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A Drinking Life: A Memoir Paperback – April 1, 1995
Frequently Bought Together
From Publishers Weekly
Copyright 1993 Reed Business Information, Inc. --This text refers to the Hardcover edition.
From Library Journal
Copyright 1994 Reed Business Information, Inc. --This text refers to the Hardcover edition.
Top Customer Reviews
Hamill doesn't push any kind of 12-step program in this book. He got sober on his own, in a snap, and he is unusual in his ability to do so. For this reason, for alcoholics looking to relate and to get some insight into their disease, I would recommend Caroline Knapp's book instead. For anyone looking for a fascinating memoir, a touching journey through life, and an inside look and the life of being a reporter, Hamill's memoir is highly recommended.
In the course of telling his story, Hamill reveals that he was a person who was constantly going from place to place, all over the world. What exactly he is searching for, he never really reveals. But eventually, he does come to grips with the fact that the Drinking Life is detrimental to his continued existence.
One of his greatest lines in the entire book is in his introduction when he states, "But life doesn't get easier when you walk away from the culture of drink; you simply live it with greater lucidity." The book is a fine example of someone who eventually realizes that life is "better" if not easier, without his addiction. The book is an inspiring story and I recommend it to all observers of social behavior.
I was shocked when I realized after finishing the book, he was accepted to Regis, which meant he must have had at least a 98% on the acceptance test. This was the toughest Catholic Boy's high school in New York to get into, only the "best of the best" were allowed entry. Getting accepted to Regis is parallel to getting into the Harvard of High Schools and Pete Hamill dropped out. What a tragedy! Then it hit me...it was his drinking at 15 that caused that. Point made Pete. You didn't have to say it, it was right there between the lines.
Mr. Hamill's writing style in this work is captivating in a way that the reader feels right there with him in the candy store, at the kitchen table drawing cartoons or on 23rd Street when he was 16 waiting for his 41 year old lover.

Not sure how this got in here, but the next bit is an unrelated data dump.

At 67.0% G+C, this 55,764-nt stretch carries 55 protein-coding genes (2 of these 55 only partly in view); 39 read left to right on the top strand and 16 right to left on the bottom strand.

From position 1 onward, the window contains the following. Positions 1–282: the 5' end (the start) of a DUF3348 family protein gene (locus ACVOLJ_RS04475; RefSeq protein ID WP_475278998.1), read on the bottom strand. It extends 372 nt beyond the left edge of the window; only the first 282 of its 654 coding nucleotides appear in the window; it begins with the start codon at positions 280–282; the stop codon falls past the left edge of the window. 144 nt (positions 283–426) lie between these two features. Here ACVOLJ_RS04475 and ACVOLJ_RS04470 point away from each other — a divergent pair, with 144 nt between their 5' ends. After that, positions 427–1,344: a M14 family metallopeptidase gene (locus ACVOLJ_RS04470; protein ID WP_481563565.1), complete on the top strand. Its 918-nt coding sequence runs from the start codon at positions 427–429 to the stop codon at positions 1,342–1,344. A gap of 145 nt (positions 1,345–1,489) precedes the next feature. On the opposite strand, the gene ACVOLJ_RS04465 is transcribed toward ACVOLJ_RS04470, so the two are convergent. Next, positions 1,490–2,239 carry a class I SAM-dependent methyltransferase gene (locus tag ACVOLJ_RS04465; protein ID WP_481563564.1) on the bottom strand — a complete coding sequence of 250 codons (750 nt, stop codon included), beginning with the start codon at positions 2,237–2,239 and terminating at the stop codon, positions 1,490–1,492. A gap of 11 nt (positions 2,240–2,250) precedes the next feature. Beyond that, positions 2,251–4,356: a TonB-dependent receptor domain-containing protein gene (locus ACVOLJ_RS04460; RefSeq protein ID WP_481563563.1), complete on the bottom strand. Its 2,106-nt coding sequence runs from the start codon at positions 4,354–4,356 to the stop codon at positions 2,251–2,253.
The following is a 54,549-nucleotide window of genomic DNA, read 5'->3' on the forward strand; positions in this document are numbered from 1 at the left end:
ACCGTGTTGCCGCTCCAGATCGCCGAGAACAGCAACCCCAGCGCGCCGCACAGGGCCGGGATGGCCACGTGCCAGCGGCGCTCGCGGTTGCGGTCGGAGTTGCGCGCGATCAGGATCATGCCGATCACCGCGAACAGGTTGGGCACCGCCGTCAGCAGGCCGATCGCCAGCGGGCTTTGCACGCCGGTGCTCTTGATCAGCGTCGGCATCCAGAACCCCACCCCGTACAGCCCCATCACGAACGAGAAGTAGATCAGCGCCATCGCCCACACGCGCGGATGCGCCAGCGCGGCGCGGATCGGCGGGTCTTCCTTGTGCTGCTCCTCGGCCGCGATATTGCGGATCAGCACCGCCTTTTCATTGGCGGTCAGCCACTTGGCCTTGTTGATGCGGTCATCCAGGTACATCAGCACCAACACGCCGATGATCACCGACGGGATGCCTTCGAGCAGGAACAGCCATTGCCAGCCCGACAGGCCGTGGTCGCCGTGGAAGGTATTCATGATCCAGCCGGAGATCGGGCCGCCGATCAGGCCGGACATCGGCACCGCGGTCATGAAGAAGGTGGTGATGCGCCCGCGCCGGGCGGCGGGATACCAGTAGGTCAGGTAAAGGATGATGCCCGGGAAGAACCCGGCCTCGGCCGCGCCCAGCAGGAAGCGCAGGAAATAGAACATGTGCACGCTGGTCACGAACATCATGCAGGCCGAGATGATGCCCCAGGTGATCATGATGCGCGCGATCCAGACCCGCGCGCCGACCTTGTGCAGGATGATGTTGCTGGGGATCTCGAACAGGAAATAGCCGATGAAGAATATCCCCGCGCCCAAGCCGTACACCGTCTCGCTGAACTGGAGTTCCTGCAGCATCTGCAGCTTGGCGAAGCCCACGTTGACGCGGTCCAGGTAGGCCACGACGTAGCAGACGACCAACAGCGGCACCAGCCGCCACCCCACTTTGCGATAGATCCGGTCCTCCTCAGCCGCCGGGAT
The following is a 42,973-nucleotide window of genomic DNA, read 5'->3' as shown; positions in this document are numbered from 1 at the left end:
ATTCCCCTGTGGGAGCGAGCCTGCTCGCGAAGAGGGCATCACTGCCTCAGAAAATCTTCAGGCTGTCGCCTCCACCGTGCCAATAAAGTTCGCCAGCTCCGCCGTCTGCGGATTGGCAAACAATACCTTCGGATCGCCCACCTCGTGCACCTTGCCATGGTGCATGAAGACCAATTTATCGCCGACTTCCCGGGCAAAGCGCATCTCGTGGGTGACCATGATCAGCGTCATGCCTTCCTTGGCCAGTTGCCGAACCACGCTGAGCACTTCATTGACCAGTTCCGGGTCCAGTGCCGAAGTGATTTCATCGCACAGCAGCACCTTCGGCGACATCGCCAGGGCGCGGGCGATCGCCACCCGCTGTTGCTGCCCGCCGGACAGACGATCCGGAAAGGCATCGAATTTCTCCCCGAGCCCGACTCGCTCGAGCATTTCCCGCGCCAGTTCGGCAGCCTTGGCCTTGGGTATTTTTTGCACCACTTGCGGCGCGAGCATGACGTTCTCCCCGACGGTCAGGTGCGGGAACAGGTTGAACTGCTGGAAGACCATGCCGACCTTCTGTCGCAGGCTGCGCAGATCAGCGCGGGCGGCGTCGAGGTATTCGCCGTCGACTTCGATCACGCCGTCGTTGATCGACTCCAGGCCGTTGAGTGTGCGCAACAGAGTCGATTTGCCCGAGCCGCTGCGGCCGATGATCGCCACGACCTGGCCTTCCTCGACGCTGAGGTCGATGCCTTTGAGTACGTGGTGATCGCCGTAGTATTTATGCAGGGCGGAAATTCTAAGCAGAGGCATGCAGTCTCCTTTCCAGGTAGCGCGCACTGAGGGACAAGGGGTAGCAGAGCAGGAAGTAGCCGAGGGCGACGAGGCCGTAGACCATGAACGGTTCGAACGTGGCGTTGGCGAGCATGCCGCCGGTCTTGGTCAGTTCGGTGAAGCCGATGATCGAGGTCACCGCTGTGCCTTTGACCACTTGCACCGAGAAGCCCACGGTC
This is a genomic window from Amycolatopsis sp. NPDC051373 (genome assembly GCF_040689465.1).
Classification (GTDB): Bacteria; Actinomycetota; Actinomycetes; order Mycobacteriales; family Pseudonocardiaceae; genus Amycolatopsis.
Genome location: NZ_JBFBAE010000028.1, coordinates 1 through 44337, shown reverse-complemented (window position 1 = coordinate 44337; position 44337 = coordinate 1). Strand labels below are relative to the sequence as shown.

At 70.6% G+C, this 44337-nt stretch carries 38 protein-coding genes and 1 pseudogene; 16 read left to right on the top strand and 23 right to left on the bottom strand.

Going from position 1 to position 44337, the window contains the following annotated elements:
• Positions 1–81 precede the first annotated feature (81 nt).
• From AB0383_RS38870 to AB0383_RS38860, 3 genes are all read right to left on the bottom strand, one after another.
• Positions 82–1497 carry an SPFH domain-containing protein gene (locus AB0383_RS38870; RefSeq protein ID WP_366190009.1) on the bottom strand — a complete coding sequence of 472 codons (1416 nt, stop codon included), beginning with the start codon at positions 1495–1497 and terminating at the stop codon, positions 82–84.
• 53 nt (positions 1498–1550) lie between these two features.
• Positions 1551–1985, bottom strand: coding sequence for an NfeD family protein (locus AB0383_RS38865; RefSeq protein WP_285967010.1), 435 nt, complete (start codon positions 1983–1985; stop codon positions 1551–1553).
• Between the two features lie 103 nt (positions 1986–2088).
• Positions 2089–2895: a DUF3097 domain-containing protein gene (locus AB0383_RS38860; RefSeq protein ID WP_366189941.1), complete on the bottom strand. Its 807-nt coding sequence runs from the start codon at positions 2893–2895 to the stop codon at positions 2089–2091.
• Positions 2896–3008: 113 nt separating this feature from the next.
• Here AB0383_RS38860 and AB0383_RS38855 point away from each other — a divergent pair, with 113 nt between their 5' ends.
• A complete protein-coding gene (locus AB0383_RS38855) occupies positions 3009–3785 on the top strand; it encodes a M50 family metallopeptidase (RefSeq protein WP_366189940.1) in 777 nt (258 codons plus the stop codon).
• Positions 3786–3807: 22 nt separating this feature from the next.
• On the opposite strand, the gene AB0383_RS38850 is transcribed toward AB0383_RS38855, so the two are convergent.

I totally loved and enjoyed this book and was very sad when I finished it. I am now an official Pete Hamill fan!
Throughout all of this, there is much drinking; however, to call this a book about alcoholism would be inaccurate. This is a memoir of a life... one to which drinking is inextricably tethered, but not one that revolves around the art of drinking. Hamill began drinking early, and then as a reporter spent most of his time in bars, and his storytelling ability leaves no doubt that he was probably the center of attention in these bars more often than not. In the end he kicks the habit, for fear that he has been peforming his life rather than living it. He still visits his old drinking haunts, but now sits there quietly with a Coke in hand.
This memoir is well told, and Hamill sees himself with a very clear eye.Read more ›
Most Recent Customer Reviews
I've read two Pete Hamill books Snow in August and A Drinking Life. I didn't enjoy either one. The latter didn't have a Golem to save it though. Read morePublished 8 days ago by John Mac
This book is spellbinding for the first 100 plus pages or so-- I read these pages in one day: growing up poor in Brooklyn, his family, the neighborhood-- but the last third of book... Read morePublished 1 month ago by Mike
This is a story about a very textured life, lived fully and successfully, with a persistent and painful subtext of alcohol. Read morePublished 3 months ago by B. Murphy
Memoir about growing up in New York was interesting and realistic. Tone of the novel was engaging. Took away one star because the drinking part was redundant and not descriptive... Read morePublished 3 months ago by Dogmama